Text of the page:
Official: Air marshal probe 'appropriate'
From Mike Ahlers
WASHINGTON (CNN) -- One federal air marshal has been fired, at least one has resigned and several others have been disciplined in the past two years for disclosing sensitive information to the media or on public Web sites, according to a report released Tuesday.
But the report's author, the inspector general for the Department of Homeland Security, said it does not appear there has been a "witch hunt" to ferret out employees who talked to the media. Instead, he called the investigations "appropriate under the circumstances."
The Federal Air Marshal Service is an agency that places armed, plainclothes officers on passenger airplanes to stop possible hijackings. Its operations are secret; even the number of marshals is confidential.
But several air marshals have gone public with complaints about alleged shortages in personnel and about a dress code and other policies they say hinder their mission.
According to Inspector General Clark Kent Ervin, the air marshal service has conducted seven investigations and the Transportation Security Administration has conducted two investigations of air marshals for allegedly disclosing sensitive information to the media or public.
As a result of those investigations:One air marshal was fired for divulging sensitive information in a newspaper article, the inspector general said. The air marshal "disclosed specific information about operations, including flight seat location, work schedule, workforce size, and a description of training equipment," the report says. The article also included the air marshal's picture, it says.One air marshal resigned while he was being investigated for writing an article for a professional newsletter without authorization.One air marshal was placed on leave for allegedly making disparaging statements about a boss on a Web site.One air marshal service employee, not an air marshal, resigned while under investigation for disclosing sensitive information to MSNBC.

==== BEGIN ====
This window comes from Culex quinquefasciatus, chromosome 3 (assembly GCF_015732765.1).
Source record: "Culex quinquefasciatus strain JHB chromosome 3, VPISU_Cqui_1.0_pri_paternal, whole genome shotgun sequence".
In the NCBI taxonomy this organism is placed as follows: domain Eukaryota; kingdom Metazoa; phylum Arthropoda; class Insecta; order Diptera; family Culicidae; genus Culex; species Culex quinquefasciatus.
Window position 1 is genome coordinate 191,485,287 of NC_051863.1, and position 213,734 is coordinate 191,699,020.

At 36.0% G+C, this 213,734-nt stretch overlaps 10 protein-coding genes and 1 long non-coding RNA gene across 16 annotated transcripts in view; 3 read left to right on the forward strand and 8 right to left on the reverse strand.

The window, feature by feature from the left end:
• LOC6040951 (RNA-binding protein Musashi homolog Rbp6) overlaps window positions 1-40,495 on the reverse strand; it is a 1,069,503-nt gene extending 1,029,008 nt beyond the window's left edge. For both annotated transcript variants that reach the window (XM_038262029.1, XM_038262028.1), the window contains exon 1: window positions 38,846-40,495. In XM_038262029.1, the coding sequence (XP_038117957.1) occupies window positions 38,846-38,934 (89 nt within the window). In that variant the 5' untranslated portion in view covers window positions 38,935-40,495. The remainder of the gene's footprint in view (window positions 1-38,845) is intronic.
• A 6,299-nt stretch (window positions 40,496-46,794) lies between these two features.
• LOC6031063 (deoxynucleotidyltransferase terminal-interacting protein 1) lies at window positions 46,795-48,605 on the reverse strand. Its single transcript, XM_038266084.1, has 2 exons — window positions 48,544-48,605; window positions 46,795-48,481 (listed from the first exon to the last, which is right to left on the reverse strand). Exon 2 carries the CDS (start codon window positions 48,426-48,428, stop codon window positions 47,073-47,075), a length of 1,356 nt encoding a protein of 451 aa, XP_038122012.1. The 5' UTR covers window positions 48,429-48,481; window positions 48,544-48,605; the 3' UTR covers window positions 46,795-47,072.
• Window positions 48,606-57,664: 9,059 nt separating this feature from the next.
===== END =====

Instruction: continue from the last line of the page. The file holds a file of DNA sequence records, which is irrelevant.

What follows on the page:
It was an MSNBC report that gave rise to the inspector general's investigation. On July 30, 2003, the MSNBC Web site published two articles discussing the air marshal service. The first article alleged that TSA planned to remove air marshals from some flights because of budget shortfalls; the second article reported that the TSA reversed the decision.
A month later, MSNBC reported that the TSA was conducting a "witch hunt" to discipline employees who talked to the media. Rep. Jim Turner, D-Texas, asked the inspector general to investigate.
The Ervin's office interviewed 157 air marshals. Some 120 did not believe that the air marshal service had threatened them, seven refused comment and 30 believed they had been threatened about disclosing information. Five air marshals said they were threatened with arrest if they were found to have released information, even though to do so is not a criminal offense, the report says.
"While the alleged threats ... may have been excessive," Ervin said, he noted that some information considered sensitive prior to September 11, 2001, is now being classified as secret.